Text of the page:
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The Llano APUs come in 2, 3 and 4 core variants. The table below lists all the retail SKUs available, along with current pricing. Note that the A4-3420 (which was initially OEM only, and was later supposed to debut in a retail model), A6-3600, A6-3620, A8-3800, and the A8-3820 don't seem to be available with any of the first-tier retailers, so we've left them out of the charts.

AMD Llano APU Lineup (Desktop)
APU Cores Frequency
(Turbo)
GPU GPU Config
(Shaders:TMU:ROP
@ Frequency)
Memory
Support
TDP Pricing
A4-3300 2 2.5GHz 6410D 160:8:4 @ 443MHz DDR3-1600 65W $60
A4-3400 2 2.7GHz 6410D 160:8:4 @ 600MHz DDR3-1600 65W $66
A6-3500 3 2.1GHz
(2.4GHz)
6530D 320:16:8 @ 443MHz DDR3-1866 65W $80
A6-3650 4 2.6GHz 6530D 320:16:8 @ 443MHz DDR3-1866 100W $85
A6-3670K 4 2.7GHz 6530D 320:16:8 @ 443MHz (Unlocked) DDR3-1866 100W $105
A8-3850 4 2.9GHz 6550D 400:20:8 @ 600MHz DDR3-1866 100W $110
A8-3870K 4 3.0GHz 6550D 400:20:8 @ 600MHz (Unlocked) DDR3-1866 100W $119

With the choice of available APUs out of the way, it is now time to take a look at the two Fusion Controller Hubs (FCHs) available for Lynx, the Llano desktop platform:

AMD Fusion Controller Hubs for Lynx (Desktop Llano)
Chipset Code Name Unified Media Interface SATA USB 3/2/1.1 TDP
A55 Hudson-D2 x4 Gen 2 + Display Port 6 x 3Gbps 0/14/2 7.6W
A75 Hudson-D3 x4 Gen 2 + Display Port 6 x 6Gbps 4/10/2 7.8W

The three main motherboard form factors of interest to us are (in order of size):

  1. mini-ITX (17cm x 17cm)
  2. micro-ATX (24.4cm x 24.4cm)
  3. ATX (30.5cm x 24.4cm)

Scenarios which don't involve high quality gaming/complex TV tuner systems can make do with mini-ITX motherboards (only one expansion slot). On the other hand, for moderate gaming and/or the installation of capture cards/internal TV tuners, multiple expansion slots such as those in the micro-ATX motherboards might be required. For high end HTPCs that also double up as gaming rigs with cards in CrossFire and/or network DVRs with custom capture cards, ATX motherboards (which have up to seven expansion slots) are necessary.

We're not going to recommend any specific board for each size as being "best", as what qualifies as such will vary from person to person. However, it is worth nothing that the motherboard choice can have wide ranging effects on the overall stability and functionality of a system. If you buy an inexpensive board, it may or may not work with all memory modules, it might lack fine-grained fan control, overclocking features may not be present, and there's even a potential for incompatibilities with certain peripherals and/or SSDs. If any of those items are of particular importance to you, we'd suggest reading up on some of the motherboard reviews to see how the various boards compare. All of the boards listed below should work for a basic HTPC setup, but some are going to be better than others.

The following table gives you an idea of the various mini-ITX motherboards currently available. All boards have a single PCI-E 2.0 x16 expansion slot, 4x SATA 6Gbps, 1x eSATA2, and are based on the A75 chipset. All of these are targeted towards small form factor systems suitable for use as HTPCs, as they have both HDMI output as well as optical SPDIF for multi-channel audio.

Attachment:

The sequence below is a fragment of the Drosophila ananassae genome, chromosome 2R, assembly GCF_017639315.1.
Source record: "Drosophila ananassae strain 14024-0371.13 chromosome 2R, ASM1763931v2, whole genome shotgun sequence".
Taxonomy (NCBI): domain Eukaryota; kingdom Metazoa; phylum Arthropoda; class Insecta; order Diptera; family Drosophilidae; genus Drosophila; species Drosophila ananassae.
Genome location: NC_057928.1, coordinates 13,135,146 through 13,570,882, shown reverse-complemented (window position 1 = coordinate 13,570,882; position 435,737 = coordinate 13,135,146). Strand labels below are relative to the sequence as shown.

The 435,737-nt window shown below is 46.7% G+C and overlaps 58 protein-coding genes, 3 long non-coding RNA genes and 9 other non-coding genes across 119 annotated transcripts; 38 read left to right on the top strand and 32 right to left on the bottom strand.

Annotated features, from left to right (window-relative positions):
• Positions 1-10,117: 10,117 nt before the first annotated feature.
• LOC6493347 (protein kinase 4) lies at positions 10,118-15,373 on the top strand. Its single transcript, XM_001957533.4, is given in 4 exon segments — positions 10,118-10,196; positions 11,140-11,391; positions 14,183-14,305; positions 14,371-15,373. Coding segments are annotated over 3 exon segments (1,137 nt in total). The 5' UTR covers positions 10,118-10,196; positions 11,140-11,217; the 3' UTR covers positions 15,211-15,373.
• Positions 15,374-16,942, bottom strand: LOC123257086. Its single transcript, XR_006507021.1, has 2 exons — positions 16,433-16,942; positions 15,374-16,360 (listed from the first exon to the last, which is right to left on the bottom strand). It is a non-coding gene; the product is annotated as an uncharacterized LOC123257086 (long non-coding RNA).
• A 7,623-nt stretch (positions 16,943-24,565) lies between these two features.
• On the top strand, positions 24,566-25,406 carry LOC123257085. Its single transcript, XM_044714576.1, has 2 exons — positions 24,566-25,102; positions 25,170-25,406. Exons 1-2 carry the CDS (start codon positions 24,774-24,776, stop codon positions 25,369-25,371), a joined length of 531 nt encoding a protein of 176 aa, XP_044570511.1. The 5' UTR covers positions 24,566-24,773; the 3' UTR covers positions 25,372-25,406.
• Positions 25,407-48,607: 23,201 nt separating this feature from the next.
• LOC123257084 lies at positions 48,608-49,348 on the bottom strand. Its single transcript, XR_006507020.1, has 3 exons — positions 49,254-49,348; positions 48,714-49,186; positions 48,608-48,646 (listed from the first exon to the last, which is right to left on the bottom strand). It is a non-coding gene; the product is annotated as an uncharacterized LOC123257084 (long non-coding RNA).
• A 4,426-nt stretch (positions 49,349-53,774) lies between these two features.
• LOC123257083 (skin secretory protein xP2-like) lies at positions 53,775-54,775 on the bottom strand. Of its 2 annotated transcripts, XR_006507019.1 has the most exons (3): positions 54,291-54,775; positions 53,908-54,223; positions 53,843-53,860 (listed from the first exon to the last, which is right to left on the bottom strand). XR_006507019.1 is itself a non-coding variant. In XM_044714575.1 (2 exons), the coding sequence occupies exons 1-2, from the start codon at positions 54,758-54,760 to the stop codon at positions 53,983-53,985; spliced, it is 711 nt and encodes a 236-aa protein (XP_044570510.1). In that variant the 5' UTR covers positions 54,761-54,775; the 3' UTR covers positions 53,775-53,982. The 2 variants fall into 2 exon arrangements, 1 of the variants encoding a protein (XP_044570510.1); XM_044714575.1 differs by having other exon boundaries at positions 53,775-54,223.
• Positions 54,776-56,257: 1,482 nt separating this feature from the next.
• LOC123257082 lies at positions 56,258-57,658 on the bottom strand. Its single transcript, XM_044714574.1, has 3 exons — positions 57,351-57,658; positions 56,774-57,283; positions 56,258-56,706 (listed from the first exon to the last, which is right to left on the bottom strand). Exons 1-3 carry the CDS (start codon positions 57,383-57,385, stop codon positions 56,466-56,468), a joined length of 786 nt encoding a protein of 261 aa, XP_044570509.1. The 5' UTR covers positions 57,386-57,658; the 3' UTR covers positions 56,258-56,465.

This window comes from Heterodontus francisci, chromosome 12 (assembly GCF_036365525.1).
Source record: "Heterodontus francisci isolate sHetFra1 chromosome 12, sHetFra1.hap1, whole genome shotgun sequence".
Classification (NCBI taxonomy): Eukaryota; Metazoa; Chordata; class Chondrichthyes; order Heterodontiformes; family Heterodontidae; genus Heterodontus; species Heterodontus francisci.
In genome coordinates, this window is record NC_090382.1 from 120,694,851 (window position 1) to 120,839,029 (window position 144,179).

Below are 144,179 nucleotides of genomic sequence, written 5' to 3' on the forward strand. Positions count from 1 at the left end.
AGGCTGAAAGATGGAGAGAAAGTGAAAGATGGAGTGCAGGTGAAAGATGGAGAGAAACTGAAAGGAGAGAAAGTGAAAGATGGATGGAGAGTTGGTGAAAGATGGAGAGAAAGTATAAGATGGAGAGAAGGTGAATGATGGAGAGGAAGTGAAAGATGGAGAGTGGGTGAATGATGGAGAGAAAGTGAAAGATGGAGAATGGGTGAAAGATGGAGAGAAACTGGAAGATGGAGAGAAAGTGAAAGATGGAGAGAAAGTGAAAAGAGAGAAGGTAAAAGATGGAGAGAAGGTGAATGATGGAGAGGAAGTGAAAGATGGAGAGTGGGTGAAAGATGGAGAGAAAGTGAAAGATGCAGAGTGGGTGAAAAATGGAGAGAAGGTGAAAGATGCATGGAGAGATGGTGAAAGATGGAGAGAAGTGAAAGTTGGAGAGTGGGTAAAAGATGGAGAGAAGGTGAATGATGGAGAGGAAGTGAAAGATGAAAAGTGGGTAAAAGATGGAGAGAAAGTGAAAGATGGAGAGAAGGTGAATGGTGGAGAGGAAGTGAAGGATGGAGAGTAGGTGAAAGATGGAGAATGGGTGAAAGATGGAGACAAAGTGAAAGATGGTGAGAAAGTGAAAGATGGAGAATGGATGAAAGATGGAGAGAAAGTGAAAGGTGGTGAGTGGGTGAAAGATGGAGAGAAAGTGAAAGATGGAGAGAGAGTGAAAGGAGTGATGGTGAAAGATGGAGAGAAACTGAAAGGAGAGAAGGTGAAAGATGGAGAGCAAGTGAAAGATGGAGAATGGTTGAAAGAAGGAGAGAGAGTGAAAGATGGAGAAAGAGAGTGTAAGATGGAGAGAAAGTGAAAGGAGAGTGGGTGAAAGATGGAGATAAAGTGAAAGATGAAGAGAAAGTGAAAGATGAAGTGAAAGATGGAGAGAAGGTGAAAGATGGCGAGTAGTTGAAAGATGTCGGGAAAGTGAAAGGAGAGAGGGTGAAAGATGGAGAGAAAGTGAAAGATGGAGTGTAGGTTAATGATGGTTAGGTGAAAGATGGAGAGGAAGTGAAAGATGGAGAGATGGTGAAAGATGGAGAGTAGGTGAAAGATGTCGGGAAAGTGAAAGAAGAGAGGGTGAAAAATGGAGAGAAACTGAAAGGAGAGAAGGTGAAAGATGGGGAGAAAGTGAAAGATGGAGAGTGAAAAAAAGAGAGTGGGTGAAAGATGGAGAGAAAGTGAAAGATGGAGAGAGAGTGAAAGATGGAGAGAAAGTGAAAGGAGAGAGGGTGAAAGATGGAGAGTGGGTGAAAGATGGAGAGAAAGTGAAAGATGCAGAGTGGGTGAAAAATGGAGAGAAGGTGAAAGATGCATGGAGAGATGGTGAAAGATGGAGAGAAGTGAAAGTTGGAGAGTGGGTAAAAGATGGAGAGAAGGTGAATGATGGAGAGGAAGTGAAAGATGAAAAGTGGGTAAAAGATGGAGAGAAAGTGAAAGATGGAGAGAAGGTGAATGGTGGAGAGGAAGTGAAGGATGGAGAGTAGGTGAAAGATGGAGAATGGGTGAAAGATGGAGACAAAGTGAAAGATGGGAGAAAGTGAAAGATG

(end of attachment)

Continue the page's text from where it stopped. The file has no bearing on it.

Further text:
HTPC Oriented mini-ITX Motherboards for Lynx (Desktop Llano)
Vendor Board Name Memory Slots Misc. Notes Price
ASRock A75M-ITX 2x DDR3 2400+ GbE + 4x USB 3.0 $90
Asus F1A75-I DELUXE 2x DDR3 1866 GbE + 2x USB 3.0 + 1x USB 3.0 Internal Header $140
AzureWave Wi-Fi 802.11 b/g/n
Bluetooth 3.0
Mini-Remote/Keypad
Gigabyte GA-A75N-USB3 2x DDR3 2000+ RealtekGbE $74
Zotac A75ITX-A-E 2x DDR3 1866 DualGbE $133
802.11 b/g/n
Bluetooth 3.0
6x USB 3.0

Moving on to the micro-ATX configurations, we have a large number of choices. All options have HDMI output with audio. However, not all HTPC setups have a receiver capable of parsing audio over HDMI. In order to experience multi-channel audio in such a scenario, it is necessary to take advantage of the SPDIF output. The table below lists the six boards which satisfy this criteria. If optical SPDIF is not needed, we have many more choices.

HTPC Oriented micro-ATX Motherboards for Lynx (Desktop Llano)
Vendor Board Name Memory Slots PCI Configuration Misc. Notes Price
Asus F1A55-M/CSM 4x DDR3 2250+ 2x PCI-E x16 (x16, x4), 1x PCI-E x1, 1x PCI 6x SATA 3Gbps, 2x USB 3.0 $78
ASRock A75M 2x DDR3 2400+ 1x PCI-E x16, 1x PCI-E x1, 2x PCI 5x SATA 6Gbps, 1x eSATA2 $75
ASRock A75 PRO4-M 4x DDR3 2400+ 2x PCI-E x16 (x16, x4), 2x PCI 5x SATA 6Gbps, 1x eSATA2 $84
Asus F1A75-M PRO 4x DDR3 1866 2x PCI-E x16 (x16, x4), 1x PCI-E x1, 1x PCI 6x SATA 6Gbps $105
ECS A75F-M 4x DDR3 1866 1x PCI-E x16, 1x PCI-E x1, 2x PCI 6x SATA 6Gbps, USB 3.0 Headers $80
Gigabyte GA-A75M-D2H 2x DDR3 2400+ 2x PCI-E x16 (x16, x4), 1x PCI-E x1, 1x PCI 6x SATA 6Gbps, USB 3.0 Headers $70

For most readers looking to build a Llano-based HTPC, one of the above motherboards should suffice. However, as we mentioned in the last section, users might also want to use their HTPC as a gaming rig; others might want PCI-E/PCI slots for multiple capture cards. A selection of full-sized ATX motherboards for such purposes is provided in the table below. Note that several of the boards also have anywhere from $10 to $30 main-in rebates, and very likely we'll see prices continue to drop as the Q3 launch of Trinity gets closer.

HTPC Oriented ATX Motherboards for Lynx (Desktop Llano)
Vendor Board Name Memory Slots PCI Configuration Misc. Notes Price